Rob: Yeah, that makes sense. Folks listening may not know, but in the first month or two of the TinySeed program, we go to the TinySeed playbook where we’ve distilled a decade or more of SaaS knowledge. We start by looking really hard at funnels and different types of marketing funnels—high touch, low touch, and duo funnels (as I call them) that have a bit of both. We really dig in the pricing. We pound pricing into the ground pretty hard and bust everybody’s chops. Most SaaS are not priced correctly if you haven’t really dug into it. We talk about sales, lead generation, and hiring. We spend 5, 6 weeks going through pretty directive. We try to make it 101, but we also have pretty strong recommendations. Part of that is we find that most TinySeed companies adjust their pricing in some way. Maybe it’s a price increase, which is pretty common, but also, there’s the changing of value metric is another big one. For folks who aren’t familiar, if you run an email service provider where people add their subscribers to your system, then typically, you’re going to price based on how many subscribers they have. That’s what the Mailchimp model, the Drip model is. You call the number of subscribers the value metric. Oftentimes, that value metric, if you just take a guess at it, you’re wrong. You don’t know that until 6 or 12 months in. In fact, early Drip pricing, we didn’t charge based on subscriber count. We charged based on the number of new subscribers you received each month. That was a terrible way to go. People didn’t really understand it. We didn’t have expansion revenue. It was a mess. I had taken a guess. I was trying to zig, one other zagged, and it didn’t turn out correctly. Within six or eight months of launching, we switched the value metrics from a number of new subscribers to total subscriber count. That’s what made Drip a great business is the expansion revenue. All that said, there are a bunch of ways to tweak pricing. There are a bunch of ways to start to grow the business. I know that you guys adjusted your pricing value metric. You raised pricing. That was a pretty involved process. You want to talk us through your thought process there and the mental state of what that felt like to do something that could really accelerate growth or it can break your business.
Mike: You absolutely nailed it. We were completely misaligned—the value we were delivering with how we’re charging with pricing. We were pricing pretty much $49 or $99 a month based on a couple of different feature gates and then charging $19 more for each additional user. The fact was that people could get a tremendous amount of value out of the product but just having one user sign in. They might even sign in with a firstname.lastname@example.org, and then they can do an absolute ton of damage with the product. They can do a ton of automation, and we get a $49 monthly charge out of it. The strategy was to better align the value we’re delivering with the cost or the price of the product. The first thing we did was to try to base it on a sliding scale. In your example of an email provider, the analogy would be to charge based on the pure number of emails that you were sending and just factor it up by some cost per email.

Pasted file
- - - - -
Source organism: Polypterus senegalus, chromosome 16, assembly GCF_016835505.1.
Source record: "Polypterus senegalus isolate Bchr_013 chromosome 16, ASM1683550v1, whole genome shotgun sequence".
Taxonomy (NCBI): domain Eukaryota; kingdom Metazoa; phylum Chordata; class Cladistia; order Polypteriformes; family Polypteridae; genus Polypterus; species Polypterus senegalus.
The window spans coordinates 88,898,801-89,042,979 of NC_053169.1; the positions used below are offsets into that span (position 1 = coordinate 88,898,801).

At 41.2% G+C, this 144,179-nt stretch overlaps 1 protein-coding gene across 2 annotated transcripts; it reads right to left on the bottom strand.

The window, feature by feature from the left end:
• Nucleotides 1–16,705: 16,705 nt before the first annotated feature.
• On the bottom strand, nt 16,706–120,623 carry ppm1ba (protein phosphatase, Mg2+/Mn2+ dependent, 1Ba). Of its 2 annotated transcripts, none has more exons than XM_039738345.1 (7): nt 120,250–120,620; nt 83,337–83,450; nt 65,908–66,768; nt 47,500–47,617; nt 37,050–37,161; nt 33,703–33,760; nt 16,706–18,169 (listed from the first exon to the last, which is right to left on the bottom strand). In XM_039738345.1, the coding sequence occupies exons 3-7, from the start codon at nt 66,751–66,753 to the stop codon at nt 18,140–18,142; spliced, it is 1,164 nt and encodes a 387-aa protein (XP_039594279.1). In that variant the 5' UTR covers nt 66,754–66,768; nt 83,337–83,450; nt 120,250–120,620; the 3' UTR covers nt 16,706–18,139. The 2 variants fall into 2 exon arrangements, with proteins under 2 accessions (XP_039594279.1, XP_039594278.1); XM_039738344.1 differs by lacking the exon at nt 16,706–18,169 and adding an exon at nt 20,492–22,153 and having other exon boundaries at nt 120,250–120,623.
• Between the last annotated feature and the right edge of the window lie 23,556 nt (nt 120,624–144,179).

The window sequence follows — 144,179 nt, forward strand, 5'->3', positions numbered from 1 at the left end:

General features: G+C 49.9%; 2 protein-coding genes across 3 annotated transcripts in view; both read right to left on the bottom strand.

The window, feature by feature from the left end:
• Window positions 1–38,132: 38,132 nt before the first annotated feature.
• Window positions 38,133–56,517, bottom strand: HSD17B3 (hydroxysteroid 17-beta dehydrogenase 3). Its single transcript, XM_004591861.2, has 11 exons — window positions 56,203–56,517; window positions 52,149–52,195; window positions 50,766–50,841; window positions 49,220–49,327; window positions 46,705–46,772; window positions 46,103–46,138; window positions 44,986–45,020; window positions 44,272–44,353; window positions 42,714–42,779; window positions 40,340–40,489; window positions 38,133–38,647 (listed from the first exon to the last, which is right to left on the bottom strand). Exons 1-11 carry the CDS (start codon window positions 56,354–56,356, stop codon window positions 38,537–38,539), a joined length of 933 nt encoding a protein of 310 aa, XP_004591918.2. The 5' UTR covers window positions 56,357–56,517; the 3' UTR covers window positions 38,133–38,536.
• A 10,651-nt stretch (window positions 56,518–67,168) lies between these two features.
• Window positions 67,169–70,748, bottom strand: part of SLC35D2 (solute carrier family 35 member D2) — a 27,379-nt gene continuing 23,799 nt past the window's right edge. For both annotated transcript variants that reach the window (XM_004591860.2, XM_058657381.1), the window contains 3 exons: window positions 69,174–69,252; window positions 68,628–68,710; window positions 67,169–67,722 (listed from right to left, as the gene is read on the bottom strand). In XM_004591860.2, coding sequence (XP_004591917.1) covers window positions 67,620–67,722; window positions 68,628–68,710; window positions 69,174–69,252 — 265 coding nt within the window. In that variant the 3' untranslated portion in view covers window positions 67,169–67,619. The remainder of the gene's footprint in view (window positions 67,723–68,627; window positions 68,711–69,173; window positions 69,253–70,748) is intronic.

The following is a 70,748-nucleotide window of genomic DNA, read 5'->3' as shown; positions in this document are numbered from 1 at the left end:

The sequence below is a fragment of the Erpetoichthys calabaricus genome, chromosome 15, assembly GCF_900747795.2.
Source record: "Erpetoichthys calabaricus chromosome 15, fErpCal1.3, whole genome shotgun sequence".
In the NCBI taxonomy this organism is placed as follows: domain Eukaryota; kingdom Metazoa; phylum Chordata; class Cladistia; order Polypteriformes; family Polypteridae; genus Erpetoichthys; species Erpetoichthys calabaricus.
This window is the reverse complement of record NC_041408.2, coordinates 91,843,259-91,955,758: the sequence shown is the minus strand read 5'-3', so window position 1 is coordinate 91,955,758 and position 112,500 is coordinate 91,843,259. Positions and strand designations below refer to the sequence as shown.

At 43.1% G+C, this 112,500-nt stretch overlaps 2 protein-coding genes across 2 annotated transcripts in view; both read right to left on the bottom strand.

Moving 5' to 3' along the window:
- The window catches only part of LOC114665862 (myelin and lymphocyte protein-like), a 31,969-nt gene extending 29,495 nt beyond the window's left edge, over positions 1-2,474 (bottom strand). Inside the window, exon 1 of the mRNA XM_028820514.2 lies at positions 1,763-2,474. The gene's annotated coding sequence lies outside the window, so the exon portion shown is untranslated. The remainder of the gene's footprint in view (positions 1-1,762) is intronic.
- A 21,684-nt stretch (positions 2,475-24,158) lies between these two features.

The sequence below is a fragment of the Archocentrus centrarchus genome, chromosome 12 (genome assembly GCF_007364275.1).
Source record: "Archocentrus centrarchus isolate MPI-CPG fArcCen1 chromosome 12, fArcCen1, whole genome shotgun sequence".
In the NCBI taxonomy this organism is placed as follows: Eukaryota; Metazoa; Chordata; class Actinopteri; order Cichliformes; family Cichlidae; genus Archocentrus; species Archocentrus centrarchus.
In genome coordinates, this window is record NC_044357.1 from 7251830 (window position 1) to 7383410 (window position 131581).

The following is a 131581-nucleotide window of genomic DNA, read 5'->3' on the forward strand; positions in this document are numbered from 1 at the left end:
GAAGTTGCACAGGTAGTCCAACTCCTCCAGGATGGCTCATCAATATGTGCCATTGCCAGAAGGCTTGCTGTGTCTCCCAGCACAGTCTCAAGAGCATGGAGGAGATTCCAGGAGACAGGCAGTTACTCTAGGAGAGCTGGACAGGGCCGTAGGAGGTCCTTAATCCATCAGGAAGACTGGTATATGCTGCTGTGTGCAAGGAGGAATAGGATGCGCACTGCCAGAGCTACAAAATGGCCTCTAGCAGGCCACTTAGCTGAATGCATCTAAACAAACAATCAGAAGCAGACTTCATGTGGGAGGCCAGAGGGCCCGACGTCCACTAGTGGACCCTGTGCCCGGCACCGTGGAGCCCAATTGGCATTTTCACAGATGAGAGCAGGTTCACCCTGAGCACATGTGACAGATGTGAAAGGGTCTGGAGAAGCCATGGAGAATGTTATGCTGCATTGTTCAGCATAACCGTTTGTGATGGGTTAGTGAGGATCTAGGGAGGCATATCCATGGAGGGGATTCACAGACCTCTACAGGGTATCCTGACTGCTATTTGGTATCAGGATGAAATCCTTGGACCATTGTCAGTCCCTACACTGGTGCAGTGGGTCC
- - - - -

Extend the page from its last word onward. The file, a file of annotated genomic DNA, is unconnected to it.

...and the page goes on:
After getting feedback both from our customers, some trusted advisors, TinySeed founders, yourself, and Einar as well, we’ve realized that was going to be way too confusing. Not enough people were going to understand how many (what we call) runs they were going to need coming into the product to really be able to pull the trigger and sign up for a trial with the product. We went back to the drawing board and decided to just make it tier, but based on that same metric so that if you have 10,000 runs, that feels like a lot. Customers were willing to at least try to start a trial there. What we really didn’t want to do is nickel and dime and have your price change for month-to-month and fluctuate every month. That strategy and that pricing model we launched in April. You said the emotional side of it, that was really stressful. We were really worried about whether or not existing customers would be confused like, hey, this is the way I paid today. Now you’re offering this pricing. Or whether or not we’re going to have a huge drop off in trial sign-ups. We don’t really have the volume that you can AB test something like this. We went ahead, launched it, and then tracked metrics closely.
The first thing that happened was that trials did drop. We had also, at the same time, removed our “free plan.” That was what we attributed most of the drop to. Relaunched with a continued free or basic plan, and saw trials tick back up to where we were before the pricing changed. Once we got to that point, we felt comfortable and confident to change. Two to three weeks later, when those trials started to invert, we felt great because we started seeing customers that would’ve been paying $49 a month were now in the $150 or higher plan, and they were all happy. They understood the pricing. They all got unlimited users, which I think used to cause angst. It’s that, should I go around the system? Create this email@example.com to try to skirt the per-user pricing? Now that people have unlimited users, they sign up their entire team—so 12, 15. We have one company that has over 300 users now, and that never would’ve happened before without the unlimited pricing. We’re extremely happy with the results. We definitely have some work to do, but it honestly probably couldn’t have gone any better.